Cancer hasn't been good for my bank account, so if it worked it'd be well worth it and if not, then it's very poor, and I'm having a hard time finding any remotely definitive information saying there's a 50 percent chance, there's a 10 percent chance.
I also saw another machine, it's a vibrating plate machine, [inaudible 00:37:54] it's called Zasz or Zasz, Z-A-S-Z, and that's like a $3000 machine. Once again, if it works it's worth it, but it's a lot of money to throw away if it's a gimmick.
38:07:00 Ms. Roberts: Right. So I hate this for you, I do. So his question is are there any tried and true after kind of gabapentin, mechanically that can help?
38:19:00 Audience member: I'll do anything that would work.
38:22:00 Ms. Roberts: So the downside with peripheral neuropathy is it can be very much affecting your quality of life and patients can have a poorer quality of life when you have bad peripheral neuropathy. And unfortunately the treatments that go along with it, nothing is a sure fit for anybody and nothing's 100 percent.
Most of the studies, looking at some of the mechanical treatments, are showing response rates around 30 percent, but if you're within that 30 percent, I mean this is the hard part when I'm telling patients what to do is because you're not a statistic, you're an individual person. And if you fall into that 30 percent that gets the benefit, then that was the perfect choice for you. But I hate it because the medicine that goes behind cancer treatments is incredibly expensive. Have you tried any of the topical creams yet?
39:15:00 Audience member: I've tried topicals.
39:15:00 Ms. Roberts: The compounded topicals? The ones the multi-agents in it?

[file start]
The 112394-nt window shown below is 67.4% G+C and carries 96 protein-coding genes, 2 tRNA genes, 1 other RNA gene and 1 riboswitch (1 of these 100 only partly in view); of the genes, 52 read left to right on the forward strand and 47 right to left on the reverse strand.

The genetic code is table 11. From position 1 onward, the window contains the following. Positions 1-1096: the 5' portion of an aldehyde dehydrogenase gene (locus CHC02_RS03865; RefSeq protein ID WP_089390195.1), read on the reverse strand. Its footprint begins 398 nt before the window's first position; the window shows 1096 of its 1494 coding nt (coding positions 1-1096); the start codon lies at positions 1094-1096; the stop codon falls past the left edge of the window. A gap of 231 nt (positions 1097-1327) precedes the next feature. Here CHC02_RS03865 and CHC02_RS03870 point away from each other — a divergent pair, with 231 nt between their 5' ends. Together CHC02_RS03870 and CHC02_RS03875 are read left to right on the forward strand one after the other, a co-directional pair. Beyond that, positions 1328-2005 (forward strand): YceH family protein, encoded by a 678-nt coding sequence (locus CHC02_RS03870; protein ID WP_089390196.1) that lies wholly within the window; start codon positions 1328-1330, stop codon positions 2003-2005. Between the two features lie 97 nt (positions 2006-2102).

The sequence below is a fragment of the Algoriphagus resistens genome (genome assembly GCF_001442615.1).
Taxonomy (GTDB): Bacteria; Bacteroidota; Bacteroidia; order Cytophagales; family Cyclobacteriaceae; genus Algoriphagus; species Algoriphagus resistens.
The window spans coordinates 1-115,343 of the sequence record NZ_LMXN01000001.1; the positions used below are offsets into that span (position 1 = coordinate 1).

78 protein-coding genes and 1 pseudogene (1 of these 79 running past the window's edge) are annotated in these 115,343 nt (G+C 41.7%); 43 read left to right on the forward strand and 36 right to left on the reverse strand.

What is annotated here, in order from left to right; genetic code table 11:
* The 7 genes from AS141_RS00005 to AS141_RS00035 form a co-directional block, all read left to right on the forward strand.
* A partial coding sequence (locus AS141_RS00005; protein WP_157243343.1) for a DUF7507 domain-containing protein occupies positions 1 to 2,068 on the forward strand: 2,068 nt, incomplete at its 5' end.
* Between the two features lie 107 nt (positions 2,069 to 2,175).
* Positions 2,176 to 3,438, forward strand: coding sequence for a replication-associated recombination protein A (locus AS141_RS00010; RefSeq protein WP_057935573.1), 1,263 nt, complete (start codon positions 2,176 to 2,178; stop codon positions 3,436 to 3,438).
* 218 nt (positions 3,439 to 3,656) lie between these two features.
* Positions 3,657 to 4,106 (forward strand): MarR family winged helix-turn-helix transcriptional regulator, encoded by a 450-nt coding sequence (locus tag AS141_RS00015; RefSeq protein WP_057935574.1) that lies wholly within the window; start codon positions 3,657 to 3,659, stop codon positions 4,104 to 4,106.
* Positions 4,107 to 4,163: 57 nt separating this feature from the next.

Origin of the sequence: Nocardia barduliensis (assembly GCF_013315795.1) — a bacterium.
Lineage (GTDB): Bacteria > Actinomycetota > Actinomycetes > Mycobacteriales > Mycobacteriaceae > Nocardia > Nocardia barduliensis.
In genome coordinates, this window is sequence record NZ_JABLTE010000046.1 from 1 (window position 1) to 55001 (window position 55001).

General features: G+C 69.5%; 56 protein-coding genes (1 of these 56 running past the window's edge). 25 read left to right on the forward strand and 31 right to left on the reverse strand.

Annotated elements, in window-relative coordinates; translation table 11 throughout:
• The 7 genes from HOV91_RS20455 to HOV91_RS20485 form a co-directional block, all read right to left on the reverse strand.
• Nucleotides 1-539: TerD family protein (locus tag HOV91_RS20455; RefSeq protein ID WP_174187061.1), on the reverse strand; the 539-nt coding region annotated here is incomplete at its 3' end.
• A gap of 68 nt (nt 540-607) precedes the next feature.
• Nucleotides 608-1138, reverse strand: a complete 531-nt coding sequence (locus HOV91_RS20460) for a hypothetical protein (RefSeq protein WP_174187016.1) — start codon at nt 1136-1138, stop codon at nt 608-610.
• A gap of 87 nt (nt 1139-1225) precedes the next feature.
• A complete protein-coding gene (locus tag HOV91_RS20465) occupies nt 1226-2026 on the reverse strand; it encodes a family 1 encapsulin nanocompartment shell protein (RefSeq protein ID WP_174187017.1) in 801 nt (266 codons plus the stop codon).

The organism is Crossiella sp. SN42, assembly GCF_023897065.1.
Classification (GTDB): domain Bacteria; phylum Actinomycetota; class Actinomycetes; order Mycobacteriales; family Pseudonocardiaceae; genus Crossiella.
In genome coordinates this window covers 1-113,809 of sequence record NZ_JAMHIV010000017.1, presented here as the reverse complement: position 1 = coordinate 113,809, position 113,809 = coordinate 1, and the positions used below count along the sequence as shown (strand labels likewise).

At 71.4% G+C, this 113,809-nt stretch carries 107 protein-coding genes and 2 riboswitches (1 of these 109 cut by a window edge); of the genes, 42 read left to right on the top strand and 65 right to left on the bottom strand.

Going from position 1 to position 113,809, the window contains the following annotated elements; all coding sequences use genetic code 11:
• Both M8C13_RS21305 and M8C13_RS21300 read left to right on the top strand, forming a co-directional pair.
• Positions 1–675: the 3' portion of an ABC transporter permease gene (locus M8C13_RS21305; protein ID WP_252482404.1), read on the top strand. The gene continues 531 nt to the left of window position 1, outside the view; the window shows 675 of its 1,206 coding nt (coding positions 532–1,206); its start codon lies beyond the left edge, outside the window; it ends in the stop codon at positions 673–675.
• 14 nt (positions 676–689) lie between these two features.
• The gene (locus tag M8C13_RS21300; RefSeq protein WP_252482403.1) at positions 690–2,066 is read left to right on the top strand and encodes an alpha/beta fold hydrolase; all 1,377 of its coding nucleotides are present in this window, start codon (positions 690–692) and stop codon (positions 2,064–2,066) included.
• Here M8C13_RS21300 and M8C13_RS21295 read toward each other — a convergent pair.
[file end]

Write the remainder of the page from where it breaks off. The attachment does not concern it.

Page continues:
39:17:00 Audience member: I've tried quite a few. My sister in law, she actually just passed away a few weeks ago, but she had the medical marijuana stuff also I tried, some of that stuff helped a bit. But you're saying like the burritos and the pizza cravings, that doesn't benefit me.
I've had enough, but yeah, I have tried some things, I'm not getting a lot of relief and I just really thing, I think I'm in a bad cycle. Like my sleep is also terrible. As they say, pain is worse by a lack of sleep.
39:47:00 Ms. Roberts: That is correct.
39:48:00 Audience member: And the lack of sleep exacerbates the pain and I think I need to drive a spike in the cycle somewhere, and that's why my whole life is kind of screwed up.
39:58:00 Ms. Roberts: So from a standpoint of money, and I'll speak to that part first, probably going to some of the antidepressants is going to be, maybe, a better first option, they're going to be less expensive. They are going to take about two weeks for you to be fully effective. And I don't know all of your medications, but the nice thing about the particular two that I spoke about, they are less interfering with some of the other medications and so they can be quite, quite good in combination.
The other thing that I'll commonly try is if you're maxing out gabapentin and it's not controlling your symptoms, that's when I'll usually go in and add in the pregabalin, or Lyrica, because they're two different mechanisms of action so to speak between gabapentin and pregabalin and so sometimes using a different drug can help alleviate the symptoms.
40:53:00 Audience Member: Is it a better first step to go gaba and Lyrica or is it better to go to the Cymbalta?
40:57:00 Ms. Roberts: So I personally in my own practice add in the Cymbalta next. If there are other medications or things in your history that puts you at a not a good candidate for Cymbalta then I'll try to taper down off of gabapentin and add in the pregabalin or Lyrica. There are, as with everything, you have to look at what other medications that you're on, what other diagnosis that you have. People who have a lot of heart issues, sometimes the antidepressants are not always friendly with some of the other medications, so you have to be careful with that.